The Peranakans: or local born literally in Malay. Perhaps a little history...the majority of the Chinese in South East Asia (typically Malaysia and Singapore) have been in the region for perhaps 100 years. Most have two or three generations who are born in SEA, and can trace grandfathers or great grandfathers who were born in China, mainly the Southern provinces of Fujian and Swatow (hence predominance of Hokkiens and Teochews), Canton (Cantonese is perhaps the largest minority within the Chinese here), Hainan and some Khek (which, as the name suggest: guest...so were itinerant people).
However, the Peranakans have been here longer. We settled in the area some 700 years ago, in the 15th Century with Zheng He and his fleet. Many who remained were scholars, artisans who were part of his crew because the Emperor of China wanted to spread and impress the world with Chinese culture. So many of the Peranakans have been here for some 600 years. According to my late father, our family have been local born for at least 10 generations, tracing perhaps some 300 to 400 years in the region. Typical of many Peranakan families, he spoke to his mother in Malay and was English educated so spoke to his father and brothers in English. At home, we spoke English, but as my mother was not English speaking, as our ancestors came from Amoy in Fujian, we spoke Hokkien.
The cuisine of the Peranakans are also unique. Mainly I understand the Singapore and Malacca Peranakans are more similar and closer to each other than the Penang Peranakans, who perhaps may be linked to the Medan Peranakan in Sumatra.
An example is the use of buah keluak in the meat dishes, particularly chicken. This is a very typical and well loved dish for the Southern Peranakans (Singapore and Malacca), and not as well treasured by the Nothern cousins (Penang and Medan). Peramakan presents, perhaps the best ayam buah keluak (braised chicken with spices and buah keluak)
This is classical ayam buah keluak. The nut is carefully prepared to rid it of toxins, the fleshy part of the nut itself is removed, minced with pork and stuffed back into the shell. The filled shells are then simmered as a stew with the chicken and spices for a long time to make this dish. Usually the balance of the stuffed buah keluak is questionable. The one served by Spice Peranakan I reviewed some time ago was a bit salty. Peramakan's version is all at once aromatic, and well balanced. Very good with the chicken gravy and the chicken.
As this was also an occassion to introduce my Californian friend to local cuisne...an adventurous fellow at that...afterall he spends up to 3 weeks a month in Seoul, so would perhaps be a bit more used to Asian eating habits and spicy food.
We also ordered the beef rendang.
Shin muscles were used...with the beautiful connective tissues still intact, but rendered so tender it literally melts in your mouth. The spices are a bit mild, but still very aromatic. Perhaps one of the best beef rendangs I have tasted. This is the Peranakan style, as my mother would cook...only that she too honours the Peramakan version with her praises. The style is different from the Malay rendang, which uses tougher meat, typically rump with little connective tissues, and made dry, with desiccated coconut bits. Both have their virtues.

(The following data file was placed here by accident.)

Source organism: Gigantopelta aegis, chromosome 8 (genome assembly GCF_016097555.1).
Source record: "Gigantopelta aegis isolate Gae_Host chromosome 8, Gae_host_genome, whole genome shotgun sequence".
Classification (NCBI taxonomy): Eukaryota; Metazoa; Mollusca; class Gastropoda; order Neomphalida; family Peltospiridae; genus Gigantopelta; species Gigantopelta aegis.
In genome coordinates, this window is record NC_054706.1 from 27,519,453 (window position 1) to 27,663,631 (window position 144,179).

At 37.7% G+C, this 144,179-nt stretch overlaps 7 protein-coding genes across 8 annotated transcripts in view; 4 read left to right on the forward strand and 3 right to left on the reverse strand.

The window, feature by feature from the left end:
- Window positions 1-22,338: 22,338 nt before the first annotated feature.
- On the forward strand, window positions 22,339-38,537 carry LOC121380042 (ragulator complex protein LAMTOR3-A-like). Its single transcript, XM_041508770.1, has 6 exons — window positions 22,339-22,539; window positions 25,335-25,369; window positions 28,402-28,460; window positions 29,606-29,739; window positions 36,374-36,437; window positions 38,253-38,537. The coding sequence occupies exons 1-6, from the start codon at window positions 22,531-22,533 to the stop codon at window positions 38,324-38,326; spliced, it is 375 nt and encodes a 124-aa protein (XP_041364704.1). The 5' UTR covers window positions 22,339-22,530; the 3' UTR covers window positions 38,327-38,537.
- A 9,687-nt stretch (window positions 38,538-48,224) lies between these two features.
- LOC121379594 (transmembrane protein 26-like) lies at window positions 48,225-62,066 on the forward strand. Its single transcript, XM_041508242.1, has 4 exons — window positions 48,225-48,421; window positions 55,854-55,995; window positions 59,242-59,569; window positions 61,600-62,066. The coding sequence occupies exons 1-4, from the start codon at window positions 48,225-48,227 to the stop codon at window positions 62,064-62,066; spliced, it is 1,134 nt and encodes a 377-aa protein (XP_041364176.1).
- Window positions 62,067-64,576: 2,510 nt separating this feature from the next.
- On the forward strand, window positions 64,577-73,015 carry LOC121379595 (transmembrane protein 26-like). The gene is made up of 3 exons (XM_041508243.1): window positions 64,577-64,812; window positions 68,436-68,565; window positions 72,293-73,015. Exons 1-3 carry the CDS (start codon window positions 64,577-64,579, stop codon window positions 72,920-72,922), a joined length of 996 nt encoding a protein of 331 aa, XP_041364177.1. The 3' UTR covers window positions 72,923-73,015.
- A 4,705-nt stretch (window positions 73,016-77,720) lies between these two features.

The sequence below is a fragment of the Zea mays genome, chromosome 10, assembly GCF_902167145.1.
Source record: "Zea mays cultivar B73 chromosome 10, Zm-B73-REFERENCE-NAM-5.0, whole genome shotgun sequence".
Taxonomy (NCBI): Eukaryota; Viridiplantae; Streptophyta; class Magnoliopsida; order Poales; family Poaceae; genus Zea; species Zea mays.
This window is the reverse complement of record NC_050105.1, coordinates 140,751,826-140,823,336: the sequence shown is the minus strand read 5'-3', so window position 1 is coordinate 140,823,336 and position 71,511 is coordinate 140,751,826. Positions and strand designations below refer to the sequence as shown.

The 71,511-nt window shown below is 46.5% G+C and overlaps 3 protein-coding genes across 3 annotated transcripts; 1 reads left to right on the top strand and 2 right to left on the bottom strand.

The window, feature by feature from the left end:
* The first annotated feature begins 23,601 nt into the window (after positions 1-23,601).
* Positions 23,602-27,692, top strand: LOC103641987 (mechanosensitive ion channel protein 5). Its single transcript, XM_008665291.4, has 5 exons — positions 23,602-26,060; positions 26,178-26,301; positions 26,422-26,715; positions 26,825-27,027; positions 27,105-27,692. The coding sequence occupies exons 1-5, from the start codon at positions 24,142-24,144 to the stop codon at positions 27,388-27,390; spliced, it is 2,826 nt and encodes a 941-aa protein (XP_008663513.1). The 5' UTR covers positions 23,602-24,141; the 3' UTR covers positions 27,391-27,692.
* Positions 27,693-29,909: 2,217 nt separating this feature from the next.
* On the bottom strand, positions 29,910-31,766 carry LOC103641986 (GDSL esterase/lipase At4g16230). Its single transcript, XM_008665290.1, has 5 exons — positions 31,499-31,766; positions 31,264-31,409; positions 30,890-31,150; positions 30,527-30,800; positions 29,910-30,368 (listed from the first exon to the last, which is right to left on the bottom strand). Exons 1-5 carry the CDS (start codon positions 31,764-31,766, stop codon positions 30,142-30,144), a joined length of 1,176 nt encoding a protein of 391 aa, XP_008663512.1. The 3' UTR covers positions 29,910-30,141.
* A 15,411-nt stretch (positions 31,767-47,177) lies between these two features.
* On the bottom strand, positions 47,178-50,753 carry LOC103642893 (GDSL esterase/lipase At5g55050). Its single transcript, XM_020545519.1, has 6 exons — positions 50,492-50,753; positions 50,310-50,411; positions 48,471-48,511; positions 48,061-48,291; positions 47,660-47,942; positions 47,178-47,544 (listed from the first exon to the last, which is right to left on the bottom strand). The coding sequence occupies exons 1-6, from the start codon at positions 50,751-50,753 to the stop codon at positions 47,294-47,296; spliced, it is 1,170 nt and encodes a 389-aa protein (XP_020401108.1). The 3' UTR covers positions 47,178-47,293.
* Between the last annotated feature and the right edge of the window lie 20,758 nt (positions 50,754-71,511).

We also sampled the ikan masak assam nenas (fish cooked with tamarind and pineapple)
This is another typical dish. Piquant, spicy, a balance of sour, a touch of sweet. The fish was fresh, and beautifully cooked. If prepared at home, the fish would have been simmered in the assam sauce, but typically in restaurants, the sauce is cooked separately, and the steamed fish added. This is evidenced by the pure white insides of the meat, as simmering the fish within the sauce would stain the insides with the colour of the sauce. For me, this is a superb dish...if I had to nitpick, a touch less sugar in the gravy would make it even better.
We also had a salad, which the Peranakans call cheh hu...or Pasembur...a kind of Peranakan rojak....
Julianed cucumber, yam bean, bean curd, prawn fritters, bean sprouts covered in a generous serving of a mild, brown gravy, with crushed peanuts. In comparison to the Padang Pasembur in Penang, this was a bit mild, and um, perhaps not as generous. I also did not find the crispy prawn fritters embedded within. So in comparison, Padang's Pasembur wins hands down. But the Peramakan offering is still very delicious, testament to the very fresh vegetables used, and the chef's ingenuinity to balance the gravy to provide a rich, smothering mouthfeel to contrast the crunchy vegetables within, highlited by the crispy crackers which have been broken and mixed into the dish. Nice.
For desserts, we see the braveness of our Californian visitor...we suggested durian pengat, and he gladly finished the bowl and proclaimed it delicious:
Pengat is also a typical Peranakan dish...durians are mixed with a secret concoction of flour, coconut milk, gula melaka and pumpkin and sweet potatos. I guess the best way to describe it is durian mousse with pumpkin and sweet potatos. Peramakan serves this dessert with aplomb. Not many restaurants offer this because of the long and complex preparation. But this pengat is as good as any I have eaten.
I have used this blog entry to allow some exposition on Peranakan history and the slight differences between the Southern and Northern strains. But as a review of Peramakan, this is a glowing one. I would rate Peramakan as probably the best Peranakan restaurant in Singapore. The food is exceedingly good, and true to its roots. Service is quiet, smooth, swift and friendly. And the ambience of the restaurant, located at the top floor of a Golf Club is nice and dignified. Highly recommended.
Level 3, Keppel Club
10 Bukit Chermin Road
11:30 am to 3:00 pm (last order: 2:30 pm)
6:00 pm to 10:00 pm (last order: 9:30 pm